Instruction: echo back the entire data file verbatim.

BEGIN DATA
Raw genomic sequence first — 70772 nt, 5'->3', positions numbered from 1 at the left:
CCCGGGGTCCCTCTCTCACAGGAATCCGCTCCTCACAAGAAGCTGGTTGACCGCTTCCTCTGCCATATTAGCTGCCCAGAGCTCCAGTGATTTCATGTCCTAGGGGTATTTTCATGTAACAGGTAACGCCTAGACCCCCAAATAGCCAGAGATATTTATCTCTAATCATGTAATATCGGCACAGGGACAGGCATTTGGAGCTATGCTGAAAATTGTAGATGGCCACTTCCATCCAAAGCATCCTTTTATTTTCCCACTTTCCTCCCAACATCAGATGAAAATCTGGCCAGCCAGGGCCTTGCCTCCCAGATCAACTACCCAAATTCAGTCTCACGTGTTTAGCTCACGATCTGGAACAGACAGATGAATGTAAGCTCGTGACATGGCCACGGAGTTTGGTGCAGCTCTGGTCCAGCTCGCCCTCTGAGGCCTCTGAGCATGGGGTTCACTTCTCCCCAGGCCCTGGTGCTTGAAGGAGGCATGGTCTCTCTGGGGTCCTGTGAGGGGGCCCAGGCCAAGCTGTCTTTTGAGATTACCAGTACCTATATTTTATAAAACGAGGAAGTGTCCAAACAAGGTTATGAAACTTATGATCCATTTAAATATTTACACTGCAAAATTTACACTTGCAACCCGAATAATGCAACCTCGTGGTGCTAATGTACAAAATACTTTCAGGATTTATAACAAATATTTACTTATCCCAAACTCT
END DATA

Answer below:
Raw genomic sequence first — 70772 nt, 5'->3', positions numbered from 1 at the left:
CCCGGGGTCCCTCTCTCACAGGAATCCGCTCCTCACAAGAAGCTGGTTGACCGCTTCCTCTGCCATATTAGCTGCCCAGAGCTCCAGTGATTTCATGTCCTAGGGGTATTTTCATGTAACAGGTAACGCCTAGACCCCCAAATAGCCAGAGATATTTATCTCTAATCATGTAATATCGGCACAGGGACAGGCATTTGGAGCTATGCTGAAAATTGTAGATGGCCACTTCCATCCAAAGCATCCTTTTATTTTCCCACTTTCCTCCCAACATCAGATGAAAATCTGGCCAGCCAGGGCCTTGCCTCCCAGATCAACTACCCAAATTCAGTCTCACGTGTTTAGCTCACGATCTGGAACAGACAGATGAATGTAAGCTCGTGACATGGCCACGGAGTTTGGTGCAGCTCTGGTCCAGCTCGCCCTCTGAGGCCTCTGAGCATGGGGTTCACTTCTCCCCAGGCCCTGGTGCTTGAAGGAGGCATGGTCTCTCTGGGGTCCTGTGAGGGGGCCCAGGCCAAGCTGTCTTTTGAGATTACCAGTACCTATATTTTATAAAACGAGGAAGTGTCCAAACAAGGTTATGAAACTTATGATCCATTTAAATATTTACACTGCAAAATTTACACTTGCAACCCGAATAATGCAACCTCGTGGTGCTAATGTACAAAATACTTTCAGGATTTATAACAAATATTTACTTATCCCAAACTCT